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Ldrs and Thermistors

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LDRs and Thermistors

LDRs are light dependent resistors that are often used in circuits where it is necessary to detect the presence or the level of light. A light dependent resistor is a component that is sensitive to light; therefore when light falls upon it the resistance changes. The value of resistance of the LDR is subject to change over many orders of magnitude when the value of the resistance falls as the level of light increases.
It is fairly simple to understand the basics of how an LDR works, first of all it is necessary to understand that an electric current consists of the movement of electrons within a material. Good conductors have a large number of free electrons that can drift in a given direction under the action of a potential difference. However insulators with a high resistance have very few free electrons therefore it is hard to make them move and hence a current to flow. An LDR is made of any semiconductor material with a high resistance. Consequently it has a high resistance because there are very few electrons that are free and able to move; as the vast majority of the electrons are locked into the crystal lattice and unable to move. Therefore in this state there is a high LDR resistance. As light falls on the semiconductor, the light photons are absorbed by the lattice and some of the energy is transferred to the electrons. This gives some of them sufficient energy to break free from the crystal lattice so that they can then conduct electricity. Thus resulting in a lowering of the resistance of the semiconductor and hence the overall LDR resistance.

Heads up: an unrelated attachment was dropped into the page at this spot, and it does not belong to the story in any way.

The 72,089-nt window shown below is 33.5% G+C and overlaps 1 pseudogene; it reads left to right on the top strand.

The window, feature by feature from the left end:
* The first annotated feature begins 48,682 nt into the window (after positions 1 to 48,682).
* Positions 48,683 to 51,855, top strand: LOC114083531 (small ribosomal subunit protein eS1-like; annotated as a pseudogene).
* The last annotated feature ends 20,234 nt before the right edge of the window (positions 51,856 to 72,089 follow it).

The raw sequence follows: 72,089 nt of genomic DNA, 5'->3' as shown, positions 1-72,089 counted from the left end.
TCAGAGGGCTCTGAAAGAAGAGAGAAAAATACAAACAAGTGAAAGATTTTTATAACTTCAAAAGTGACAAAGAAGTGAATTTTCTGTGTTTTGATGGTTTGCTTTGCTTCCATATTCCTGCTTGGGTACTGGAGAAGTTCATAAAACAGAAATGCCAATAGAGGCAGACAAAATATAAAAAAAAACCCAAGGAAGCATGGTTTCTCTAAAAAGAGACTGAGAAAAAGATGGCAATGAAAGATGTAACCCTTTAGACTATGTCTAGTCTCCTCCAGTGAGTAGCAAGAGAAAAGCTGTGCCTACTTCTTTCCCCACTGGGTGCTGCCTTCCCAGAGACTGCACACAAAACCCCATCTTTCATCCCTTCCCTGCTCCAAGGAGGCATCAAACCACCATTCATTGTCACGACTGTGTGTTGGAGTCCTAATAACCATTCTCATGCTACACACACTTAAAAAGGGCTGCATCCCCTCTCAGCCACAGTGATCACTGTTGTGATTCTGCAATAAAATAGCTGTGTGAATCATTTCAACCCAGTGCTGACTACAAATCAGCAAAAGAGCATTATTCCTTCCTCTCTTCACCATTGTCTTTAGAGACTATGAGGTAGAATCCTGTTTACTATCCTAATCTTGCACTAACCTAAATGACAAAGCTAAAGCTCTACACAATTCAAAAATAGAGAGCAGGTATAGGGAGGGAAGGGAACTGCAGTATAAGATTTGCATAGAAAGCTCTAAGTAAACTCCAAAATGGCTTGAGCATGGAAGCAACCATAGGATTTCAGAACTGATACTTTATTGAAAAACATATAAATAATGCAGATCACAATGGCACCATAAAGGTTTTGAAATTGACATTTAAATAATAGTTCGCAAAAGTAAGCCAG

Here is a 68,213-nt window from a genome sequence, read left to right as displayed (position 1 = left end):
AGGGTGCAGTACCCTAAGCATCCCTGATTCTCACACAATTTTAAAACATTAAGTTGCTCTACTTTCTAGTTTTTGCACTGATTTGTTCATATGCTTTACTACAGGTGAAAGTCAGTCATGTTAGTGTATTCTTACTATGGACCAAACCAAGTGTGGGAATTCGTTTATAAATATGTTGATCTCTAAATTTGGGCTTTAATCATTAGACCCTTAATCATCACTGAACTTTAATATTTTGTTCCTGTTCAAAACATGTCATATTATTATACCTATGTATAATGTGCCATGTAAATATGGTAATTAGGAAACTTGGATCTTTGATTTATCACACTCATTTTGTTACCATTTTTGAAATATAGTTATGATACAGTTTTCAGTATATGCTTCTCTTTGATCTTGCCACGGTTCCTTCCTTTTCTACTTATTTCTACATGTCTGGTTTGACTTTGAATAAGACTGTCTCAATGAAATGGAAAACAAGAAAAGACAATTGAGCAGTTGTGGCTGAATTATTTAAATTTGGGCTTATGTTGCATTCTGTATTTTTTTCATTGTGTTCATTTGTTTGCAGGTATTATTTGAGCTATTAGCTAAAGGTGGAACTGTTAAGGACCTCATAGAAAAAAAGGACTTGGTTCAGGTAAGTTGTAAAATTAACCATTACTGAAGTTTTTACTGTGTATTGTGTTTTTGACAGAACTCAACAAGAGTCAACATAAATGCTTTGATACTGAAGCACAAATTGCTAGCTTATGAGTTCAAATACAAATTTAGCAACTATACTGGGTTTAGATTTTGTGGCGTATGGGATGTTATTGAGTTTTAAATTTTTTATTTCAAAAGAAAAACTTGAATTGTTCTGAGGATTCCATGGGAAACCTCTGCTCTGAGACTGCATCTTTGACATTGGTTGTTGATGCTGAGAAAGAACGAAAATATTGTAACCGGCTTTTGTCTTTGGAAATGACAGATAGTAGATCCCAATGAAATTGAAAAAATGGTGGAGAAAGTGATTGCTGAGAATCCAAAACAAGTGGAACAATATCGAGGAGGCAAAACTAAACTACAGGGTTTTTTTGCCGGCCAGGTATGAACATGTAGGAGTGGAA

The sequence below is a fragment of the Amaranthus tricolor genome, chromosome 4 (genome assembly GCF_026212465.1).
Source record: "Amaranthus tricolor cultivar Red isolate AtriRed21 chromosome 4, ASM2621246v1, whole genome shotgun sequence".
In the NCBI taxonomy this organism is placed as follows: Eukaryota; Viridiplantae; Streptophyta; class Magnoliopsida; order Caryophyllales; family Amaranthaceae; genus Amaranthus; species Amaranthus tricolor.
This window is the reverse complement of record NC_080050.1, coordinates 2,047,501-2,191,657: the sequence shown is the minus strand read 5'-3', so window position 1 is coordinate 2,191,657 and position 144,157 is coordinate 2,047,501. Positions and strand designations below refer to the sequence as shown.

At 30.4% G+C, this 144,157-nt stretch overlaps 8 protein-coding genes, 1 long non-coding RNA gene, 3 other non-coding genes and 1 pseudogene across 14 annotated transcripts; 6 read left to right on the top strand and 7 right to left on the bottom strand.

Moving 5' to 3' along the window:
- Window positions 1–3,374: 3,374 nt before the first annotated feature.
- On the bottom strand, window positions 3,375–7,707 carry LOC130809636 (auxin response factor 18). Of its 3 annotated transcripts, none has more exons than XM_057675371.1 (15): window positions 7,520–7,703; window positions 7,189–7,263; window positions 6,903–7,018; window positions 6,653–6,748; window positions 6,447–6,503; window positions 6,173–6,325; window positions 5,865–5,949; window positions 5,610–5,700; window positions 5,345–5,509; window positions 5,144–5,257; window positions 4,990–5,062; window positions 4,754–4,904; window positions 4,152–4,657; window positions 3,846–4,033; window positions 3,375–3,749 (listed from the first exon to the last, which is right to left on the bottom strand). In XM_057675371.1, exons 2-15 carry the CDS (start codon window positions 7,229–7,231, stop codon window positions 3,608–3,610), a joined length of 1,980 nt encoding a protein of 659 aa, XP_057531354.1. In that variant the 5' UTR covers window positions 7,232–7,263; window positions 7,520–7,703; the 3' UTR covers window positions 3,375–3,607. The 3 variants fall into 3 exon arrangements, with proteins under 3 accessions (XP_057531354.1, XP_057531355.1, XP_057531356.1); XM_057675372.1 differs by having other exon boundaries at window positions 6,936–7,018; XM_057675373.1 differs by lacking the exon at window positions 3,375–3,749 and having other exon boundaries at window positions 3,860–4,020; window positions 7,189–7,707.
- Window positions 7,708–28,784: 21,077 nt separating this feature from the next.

Light dependent resistors have become very useful to the world because without them lights would have to be on all the time or they would have to be manually adjusted. An LDR saves money and time what’s more another feature of the light dependent resistor is that it can be programmed to...

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